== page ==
The most common negative effects one will experience after a smoke sesh are cottonmouth, a bit of short term memory loss and paranoia. Ask anyone what their absolute worst experience with weed has been, and they will probably describe a “bad high” during which they felt panicked and glued to one spot, unable to move. While experiences like this are certainly not fun, they are rare and always wear off within a few hours with no lasting harm to the smoker. Personally, I would much rather be sitting on a couch with a pounding heart and panicked mindset for a few hours than in an ambulance racing to the hospital with my life on the line.
The short-term dangers of marijuana clearly pale in comparison to those of alcohol, but the long-term effects of the drug are why many people claim to disapprove of it so harshly. While these effects are the most convincing argument against the use of the drug in my opinion, I still believe they are disproportionately emphasized compared to the effects of alcohol. Research has shown that heavy marijuana use can impair cognitive function, especially for users who have been getting high from an early age. But impaired brain development is also a side effect of long-term alcohol use. So yes, it’s accurate to say that the use of illicit substances is damaging to young people’s brains, but this statement applies to both of the substances most commonly used by young people. It still doesn’t explain the negative stigma applied to marijuana specifically.
Many people also believe that smoking weed causes lung cancer down the line, but in reality no study has proven this to be true. While existing research is limited, the studies that have been done have found no significant increase in the risk of lung cancer for marijuana smokers. Alcohol, on the other hand, has been proven to increase the risk of liver disease and some cancers for long-term users. So once again, it would be misguided to cite long-term health effects as a justification for the disproportionate stigma against marijuana.
While we’re on the topic of health effects, let’s talk about the fact that marijuana can actually have medical benefits to its users, something that cannot be said about alcohol. Medical marijuana is prescribed by doctors to alleviate a wide variety of conditions such as adverse side effects from chemotherapy, poor appetite and seizure disorders. Alcohol, on the other hand, possesses none of these curative benefits and essentially has no use beyond its recreational value.
When the pros and cons of marijuana versus alcohol are compared side by side, it seems impossible to understand the reasoning behind the cultural stigma against marijuana use. This brings me to what I believe is the real reason marijuana is so stigmatized in our culture: racialized stereotypes formed during the War on Drugs that are still perpetuated today in mainstream culture.
A full explanation of the War on Drugs and the ways in which the criminalization of drug use has harmed the African American community is beyond the scope of this article. There have been several books written on the topic that I highly recommend reading for a more complete understanding of this troublesome and deeply rooted issue in the American criminal justice system. I would recommend The New Jim Crow and Understanding Mass Incarceration for those interested in learning more.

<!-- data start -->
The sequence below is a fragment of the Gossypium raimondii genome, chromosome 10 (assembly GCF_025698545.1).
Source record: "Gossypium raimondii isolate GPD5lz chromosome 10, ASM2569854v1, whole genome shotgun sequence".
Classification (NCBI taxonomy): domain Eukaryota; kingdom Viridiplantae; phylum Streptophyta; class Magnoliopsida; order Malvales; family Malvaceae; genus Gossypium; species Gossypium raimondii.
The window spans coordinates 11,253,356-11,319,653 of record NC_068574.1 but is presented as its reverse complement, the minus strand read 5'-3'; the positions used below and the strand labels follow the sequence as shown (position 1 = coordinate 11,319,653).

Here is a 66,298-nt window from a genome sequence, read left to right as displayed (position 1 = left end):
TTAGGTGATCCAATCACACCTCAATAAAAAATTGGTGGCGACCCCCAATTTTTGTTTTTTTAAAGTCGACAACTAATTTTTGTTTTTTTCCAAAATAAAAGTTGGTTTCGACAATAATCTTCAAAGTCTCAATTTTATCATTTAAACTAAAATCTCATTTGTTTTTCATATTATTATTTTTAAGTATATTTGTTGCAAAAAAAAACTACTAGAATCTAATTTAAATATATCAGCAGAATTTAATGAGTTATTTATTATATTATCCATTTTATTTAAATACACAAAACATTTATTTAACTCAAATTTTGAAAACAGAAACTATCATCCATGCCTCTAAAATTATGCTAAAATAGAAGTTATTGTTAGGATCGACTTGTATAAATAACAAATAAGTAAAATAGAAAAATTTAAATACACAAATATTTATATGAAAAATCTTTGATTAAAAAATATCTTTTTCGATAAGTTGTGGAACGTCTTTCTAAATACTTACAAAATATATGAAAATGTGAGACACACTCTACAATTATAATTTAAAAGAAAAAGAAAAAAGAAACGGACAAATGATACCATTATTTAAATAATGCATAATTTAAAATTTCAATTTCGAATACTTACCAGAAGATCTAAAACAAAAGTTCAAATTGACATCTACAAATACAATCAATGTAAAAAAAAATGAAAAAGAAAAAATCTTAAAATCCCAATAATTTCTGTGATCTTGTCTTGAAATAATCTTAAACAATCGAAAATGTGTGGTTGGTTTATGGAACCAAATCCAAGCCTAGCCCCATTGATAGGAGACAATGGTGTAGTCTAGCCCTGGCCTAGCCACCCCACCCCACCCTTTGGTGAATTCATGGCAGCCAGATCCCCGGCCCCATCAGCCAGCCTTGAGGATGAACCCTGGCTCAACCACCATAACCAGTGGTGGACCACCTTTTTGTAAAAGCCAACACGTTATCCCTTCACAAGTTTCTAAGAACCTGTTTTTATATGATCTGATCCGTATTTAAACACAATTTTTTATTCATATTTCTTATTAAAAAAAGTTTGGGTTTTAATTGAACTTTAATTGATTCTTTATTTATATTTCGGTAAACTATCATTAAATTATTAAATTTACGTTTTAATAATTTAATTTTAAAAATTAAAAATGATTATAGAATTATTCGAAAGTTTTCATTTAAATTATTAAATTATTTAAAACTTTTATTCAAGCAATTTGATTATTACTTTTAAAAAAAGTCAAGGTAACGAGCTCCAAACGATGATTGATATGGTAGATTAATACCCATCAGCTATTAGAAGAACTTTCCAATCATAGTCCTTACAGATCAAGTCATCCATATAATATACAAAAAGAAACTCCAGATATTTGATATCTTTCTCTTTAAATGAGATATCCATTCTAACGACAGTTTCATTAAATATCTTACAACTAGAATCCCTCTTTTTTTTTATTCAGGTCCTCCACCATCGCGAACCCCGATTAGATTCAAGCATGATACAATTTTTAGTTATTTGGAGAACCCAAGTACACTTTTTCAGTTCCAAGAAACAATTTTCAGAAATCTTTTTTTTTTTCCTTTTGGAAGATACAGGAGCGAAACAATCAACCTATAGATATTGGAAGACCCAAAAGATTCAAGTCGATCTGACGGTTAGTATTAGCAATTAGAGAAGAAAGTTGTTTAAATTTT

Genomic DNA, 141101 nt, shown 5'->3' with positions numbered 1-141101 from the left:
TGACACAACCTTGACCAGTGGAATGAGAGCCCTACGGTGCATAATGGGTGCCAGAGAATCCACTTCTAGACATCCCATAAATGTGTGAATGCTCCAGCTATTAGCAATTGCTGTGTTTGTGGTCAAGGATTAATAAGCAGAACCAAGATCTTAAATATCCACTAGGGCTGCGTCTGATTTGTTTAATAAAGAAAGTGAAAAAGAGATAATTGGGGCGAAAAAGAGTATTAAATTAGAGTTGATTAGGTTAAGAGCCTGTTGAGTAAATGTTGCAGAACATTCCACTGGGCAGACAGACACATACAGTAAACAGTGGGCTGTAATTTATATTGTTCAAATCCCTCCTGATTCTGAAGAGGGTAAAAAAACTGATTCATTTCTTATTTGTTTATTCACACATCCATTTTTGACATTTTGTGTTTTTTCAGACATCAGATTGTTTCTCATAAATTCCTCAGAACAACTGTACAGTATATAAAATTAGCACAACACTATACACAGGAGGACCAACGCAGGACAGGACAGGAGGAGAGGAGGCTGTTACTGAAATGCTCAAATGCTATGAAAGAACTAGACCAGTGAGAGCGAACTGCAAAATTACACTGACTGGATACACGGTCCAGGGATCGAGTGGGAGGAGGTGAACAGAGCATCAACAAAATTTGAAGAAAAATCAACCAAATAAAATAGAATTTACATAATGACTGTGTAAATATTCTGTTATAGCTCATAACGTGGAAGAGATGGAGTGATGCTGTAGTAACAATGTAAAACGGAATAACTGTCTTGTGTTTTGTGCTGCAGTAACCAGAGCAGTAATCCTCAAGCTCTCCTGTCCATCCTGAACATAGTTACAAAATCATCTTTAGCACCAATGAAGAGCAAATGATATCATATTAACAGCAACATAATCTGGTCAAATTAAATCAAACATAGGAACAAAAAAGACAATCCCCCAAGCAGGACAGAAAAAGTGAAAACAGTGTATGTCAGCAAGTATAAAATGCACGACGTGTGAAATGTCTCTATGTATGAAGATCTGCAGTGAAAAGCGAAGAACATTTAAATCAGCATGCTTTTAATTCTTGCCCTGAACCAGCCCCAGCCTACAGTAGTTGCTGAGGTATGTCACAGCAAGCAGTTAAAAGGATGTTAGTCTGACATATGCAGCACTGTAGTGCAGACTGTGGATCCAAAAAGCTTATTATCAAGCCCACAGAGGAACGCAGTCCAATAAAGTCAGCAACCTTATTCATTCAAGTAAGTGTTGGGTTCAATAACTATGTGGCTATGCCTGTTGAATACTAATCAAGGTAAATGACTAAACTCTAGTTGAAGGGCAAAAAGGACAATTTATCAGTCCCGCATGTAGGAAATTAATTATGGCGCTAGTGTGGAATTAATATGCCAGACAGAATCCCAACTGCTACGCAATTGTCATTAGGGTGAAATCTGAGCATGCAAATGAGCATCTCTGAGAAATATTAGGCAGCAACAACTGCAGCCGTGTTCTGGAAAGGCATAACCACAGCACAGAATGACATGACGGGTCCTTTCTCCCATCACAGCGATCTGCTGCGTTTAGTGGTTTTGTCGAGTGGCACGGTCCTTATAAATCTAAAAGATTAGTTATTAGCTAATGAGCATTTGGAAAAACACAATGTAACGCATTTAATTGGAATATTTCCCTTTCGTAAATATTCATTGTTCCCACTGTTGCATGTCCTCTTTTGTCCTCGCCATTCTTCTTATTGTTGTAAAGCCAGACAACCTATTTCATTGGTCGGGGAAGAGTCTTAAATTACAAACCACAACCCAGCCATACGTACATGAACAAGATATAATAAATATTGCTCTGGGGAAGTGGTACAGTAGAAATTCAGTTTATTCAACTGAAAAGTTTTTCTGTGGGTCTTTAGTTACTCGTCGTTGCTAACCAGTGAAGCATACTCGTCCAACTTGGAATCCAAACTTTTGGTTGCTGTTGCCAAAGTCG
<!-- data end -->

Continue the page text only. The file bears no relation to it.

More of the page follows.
There is simply no reasonable justification to stigmatize smoking and condone drinking.
To offer a brief explanation for those who are unfamiliar, the War on Drugs was first declared in the 1970s by President Nixon and was later carried out through a series of policy changes during the administrations of Reagan and Clinton. These policies were claimed to be a necessary remedy to an alleged drug epidemic taking America by storm.
In reality, the War on Drugs was a thinly veiled strategy to further marginalize African Americans and strip them of their civil liberties by placing absurd criminal penalties on even the most minor drug use. Its harmful effects still exist today, and I believe it is the number one explanation for the unreasonable stigmatization of marijuana use. Think about it: when people picture a typical instance of alcohol use, the image in their minds is composed of white college students drinking from red Solo cups at a party. Marijuana use, however, is associated in the American collective consciousness with the “hood” and racial minorities. White parents do not want their children to engage with a drug that’s commonly associated with “those people.”
Those who believe we live in a post-racial society today will shake their heads at this claim, but think about all of the comparisons I just pointed out between alcohol and marijuana. There is simply no reasonable justification to stigmatize smoking and condone drinking. The only factor that truly explains the stigma is the cultural stereotype that associates marijuana use with young people of color in undesirable neighborhoods. This stereotype is unfair and unreasonable; statistically, the rates of drug use are virtually equal across racial lines. Unfortunately, the War on Drugs has successfully infiltrated the minds of Americans and indoctrinated them with racist stereotypes that form a stigma around a commonly used, relatively harmless substance.
I personally am sick of having to feel ashamed of smoking weed recreationally and in moderation. I have never blinked an eye before submitting Nexus articles about controversial topics like pornography and abortion, but my hand hovered anxiously over the “Send” button for the first time recently when I went to turn in an article that discussed smoking weed.
My mind began to race, wondering what would happen if my relatives or potential employers clicked on this article. I was afraid of them finding out that I, a college student with a high GPA who participates in several extracurricular activities, take a few puffs of herb sometimes to unwind from the stress of school. I have no reservations about sharing stories with family and friends about drinking at I.V. parties, but I am always careful not to reveal my experiences with weed because I know it will damage the image they hold in their minds of me as a good student with respectable morals.
It’s about time that we acknowledge this unreasonable stigma and dismantle it so that the use of marijuana is just as socially acceptable as that of alcohol. When the facts about each substance are laid out, no reasonable person would come to the conclusion that marijuana is any more harmful or immoral than alcohol.
Laurel Rinehart thinks the American public needs to recognize that both substances are normal and common on college campuses and stop acting as if people are committing an immoral crime every time they puff, puff, pass.